First of all, it is important to realise that the fact that something is naturally derived does not mean it cannot be as effective as something produced synthetically. Some of the best examples come from the world of health and wellbeing. Most of us reach for a cup of chamomile tea if we are having trouble sleeping, rather than jumping straight to strong sedatives in the first instance.
Furthermore, some of the most widely used and effective medicines are either derived or inspired from nature, such as aspirin, digoxin and morphine. It is therefore surprising that we trust natural (or naturally derived products) with our health but most of us are sceptical about their effectiveness in other areas of life, such as in cleaning products.
Natural vs Synthetic Cleaning Agents
Most common cleaning agents fall into the following four categories:
Surfactants (e.g. soap)
Work by solubilising grease, grime and dirt, which is then easily wiped or rinsed away
Acids (e.g. vinegar)
React with mineral deposits such as limescale to produce soluble metal salts that are again easy to wipe from the surface
Alkalis (e.g. bleach)
Work by dissolving fats, oils, grease and other protein-based deposits
Solvents (e.g. alcohol)
Solvents break up stains, dissolve soil particles, and help remove grimy residue from your surfaces.
When comparing like for like (natural vs synthetic cleaning agent), the main mechanism of cleaning action is the same. For example, it does not matter if the acid used is citric acid (natural) or sulfuric acid (synthetic), or the surfactants used are Castile soap or sodium lauryl sulfate (SLS), the chemistry remains the same.
We must adapt when working with natural ingredients
In general, the ingredients used in natural cleaning products are chosen for their gentler properties towards our health and environment, and for sustainable sourcing and production. When working with gentler ingredients, we need to compensate in some way to achieve the same result as harsh chemicals. This can either be achieved during the formulation stage of the product, for example by using a combination of cleaning agents that work together in synergy (such as a combination of different surfactants, solvents or acids), or by using larger quantities of natural alternatives (for example, to reach the acidic pH of 2, we need approximately 50x more citric acid than sulfuric acid).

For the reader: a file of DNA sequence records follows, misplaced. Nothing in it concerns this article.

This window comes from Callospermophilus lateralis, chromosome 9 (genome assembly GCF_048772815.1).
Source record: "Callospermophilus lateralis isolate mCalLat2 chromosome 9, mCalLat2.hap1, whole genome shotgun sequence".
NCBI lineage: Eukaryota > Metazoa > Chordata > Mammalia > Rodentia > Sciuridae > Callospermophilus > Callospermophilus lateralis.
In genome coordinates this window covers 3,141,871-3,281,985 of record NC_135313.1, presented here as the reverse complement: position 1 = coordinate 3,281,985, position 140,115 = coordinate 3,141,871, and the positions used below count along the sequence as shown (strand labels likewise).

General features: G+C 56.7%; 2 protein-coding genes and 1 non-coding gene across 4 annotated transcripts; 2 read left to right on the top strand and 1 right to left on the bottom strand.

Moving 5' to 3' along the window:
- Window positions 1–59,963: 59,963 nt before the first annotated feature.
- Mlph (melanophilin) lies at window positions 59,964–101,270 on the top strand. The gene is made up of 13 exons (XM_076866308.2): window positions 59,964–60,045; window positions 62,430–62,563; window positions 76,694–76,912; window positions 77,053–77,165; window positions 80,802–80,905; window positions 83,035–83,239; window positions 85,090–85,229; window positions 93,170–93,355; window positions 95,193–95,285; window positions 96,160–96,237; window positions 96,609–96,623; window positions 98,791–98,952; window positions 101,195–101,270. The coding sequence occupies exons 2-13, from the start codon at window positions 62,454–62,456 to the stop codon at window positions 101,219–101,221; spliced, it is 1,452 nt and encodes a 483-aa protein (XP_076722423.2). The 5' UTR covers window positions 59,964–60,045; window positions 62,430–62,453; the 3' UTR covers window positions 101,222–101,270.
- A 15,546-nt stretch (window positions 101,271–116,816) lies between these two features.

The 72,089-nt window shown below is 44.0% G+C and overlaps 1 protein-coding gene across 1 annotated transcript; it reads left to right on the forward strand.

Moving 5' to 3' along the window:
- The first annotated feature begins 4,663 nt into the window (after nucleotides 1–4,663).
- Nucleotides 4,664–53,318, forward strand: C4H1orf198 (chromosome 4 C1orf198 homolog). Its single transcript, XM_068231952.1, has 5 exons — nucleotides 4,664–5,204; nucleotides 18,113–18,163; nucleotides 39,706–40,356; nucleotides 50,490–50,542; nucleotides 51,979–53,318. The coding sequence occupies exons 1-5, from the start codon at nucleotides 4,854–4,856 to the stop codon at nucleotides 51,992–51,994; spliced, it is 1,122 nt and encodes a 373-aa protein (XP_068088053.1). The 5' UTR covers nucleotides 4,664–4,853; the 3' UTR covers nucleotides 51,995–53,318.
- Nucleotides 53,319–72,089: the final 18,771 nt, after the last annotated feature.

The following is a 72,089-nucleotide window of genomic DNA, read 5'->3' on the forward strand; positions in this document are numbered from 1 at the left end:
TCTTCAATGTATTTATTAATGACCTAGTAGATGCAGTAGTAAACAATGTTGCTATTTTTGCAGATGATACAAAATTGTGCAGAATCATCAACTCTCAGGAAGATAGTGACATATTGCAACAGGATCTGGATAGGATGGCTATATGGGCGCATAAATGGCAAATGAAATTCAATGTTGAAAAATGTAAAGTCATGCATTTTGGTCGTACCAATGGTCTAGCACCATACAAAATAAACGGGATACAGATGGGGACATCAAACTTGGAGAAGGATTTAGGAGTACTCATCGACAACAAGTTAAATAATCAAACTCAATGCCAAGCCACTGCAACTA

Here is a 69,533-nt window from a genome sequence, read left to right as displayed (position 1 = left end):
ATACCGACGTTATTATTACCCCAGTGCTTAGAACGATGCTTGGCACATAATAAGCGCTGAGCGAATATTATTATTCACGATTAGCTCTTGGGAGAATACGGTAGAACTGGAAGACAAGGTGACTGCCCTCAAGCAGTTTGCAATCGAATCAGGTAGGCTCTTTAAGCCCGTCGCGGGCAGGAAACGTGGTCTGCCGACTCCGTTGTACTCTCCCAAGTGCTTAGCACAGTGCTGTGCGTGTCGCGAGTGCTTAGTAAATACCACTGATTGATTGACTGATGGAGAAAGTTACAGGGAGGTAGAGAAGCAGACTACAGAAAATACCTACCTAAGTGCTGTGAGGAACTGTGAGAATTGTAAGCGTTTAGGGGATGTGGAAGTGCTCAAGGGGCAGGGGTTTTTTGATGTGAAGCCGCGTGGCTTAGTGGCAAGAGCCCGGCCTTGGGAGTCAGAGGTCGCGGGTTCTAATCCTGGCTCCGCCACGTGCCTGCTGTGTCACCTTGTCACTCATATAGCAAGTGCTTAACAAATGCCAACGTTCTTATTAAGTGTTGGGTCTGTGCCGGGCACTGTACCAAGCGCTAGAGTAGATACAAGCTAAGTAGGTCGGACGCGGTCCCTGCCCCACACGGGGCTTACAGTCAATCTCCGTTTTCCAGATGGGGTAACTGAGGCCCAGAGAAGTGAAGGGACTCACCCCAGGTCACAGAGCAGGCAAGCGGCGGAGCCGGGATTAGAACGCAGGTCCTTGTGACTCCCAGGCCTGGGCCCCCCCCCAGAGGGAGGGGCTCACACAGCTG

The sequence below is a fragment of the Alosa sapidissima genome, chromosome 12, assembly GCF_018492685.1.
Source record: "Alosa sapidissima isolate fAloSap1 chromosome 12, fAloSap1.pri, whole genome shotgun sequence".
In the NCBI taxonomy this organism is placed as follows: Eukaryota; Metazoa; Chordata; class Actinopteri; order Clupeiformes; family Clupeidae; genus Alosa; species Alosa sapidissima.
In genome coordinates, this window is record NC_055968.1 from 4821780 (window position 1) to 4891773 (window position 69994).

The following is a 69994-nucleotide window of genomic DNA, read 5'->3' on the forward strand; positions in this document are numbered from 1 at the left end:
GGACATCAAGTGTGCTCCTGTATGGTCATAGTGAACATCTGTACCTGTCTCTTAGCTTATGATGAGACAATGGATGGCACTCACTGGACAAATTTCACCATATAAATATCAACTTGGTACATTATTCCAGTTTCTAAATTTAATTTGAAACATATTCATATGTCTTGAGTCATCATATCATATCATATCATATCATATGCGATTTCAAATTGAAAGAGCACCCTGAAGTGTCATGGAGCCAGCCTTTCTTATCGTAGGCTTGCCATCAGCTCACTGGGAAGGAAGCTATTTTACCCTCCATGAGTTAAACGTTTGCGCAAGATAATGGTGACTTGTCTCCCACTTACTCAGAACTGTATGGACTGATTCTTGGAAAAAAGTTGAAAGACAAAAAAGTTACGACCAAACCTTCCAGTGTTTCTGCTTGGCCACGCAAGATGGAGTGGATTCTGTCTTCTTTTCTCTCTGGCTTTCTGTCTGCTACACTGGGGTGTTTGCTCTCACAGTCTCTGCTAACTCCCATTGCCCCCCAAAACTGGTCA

Both natural and synthetic ingredients can be harmful
It’s also important to note that just because something has a natural origin it does not mean it cannot be harmful, and vice versa. For example, both citric (natural) vs sulfuric (synthetic) acids can be equally corrosive to our skin at high concentrations. A lot of purely synthetic ingredients are completely harmless, but the reason we choose to replace them is due to their unsustainable production methods, avoiding any petrochemicals and other unsustainable sources. It is therefore very important to pick the ingredients we use with care.
It matters how you use it
One of the biggest factors when it comes to effectiveness, sustainability and health implications is in the way we use our cleaning products. Here at Purdy & Figg, we believe that cleaning ‘little and often’ allows us to maintain a clean home using carefully formulated eco-friendly products. This avoids any potential health hazards when relying on harsher ingredients to treat built-up problems or overusing them when they’re not needed (such as using antibacterial products at all occasions, but more about this next time!).
Read more about the science behind our Counter Clean and the natural ingredients used HERE.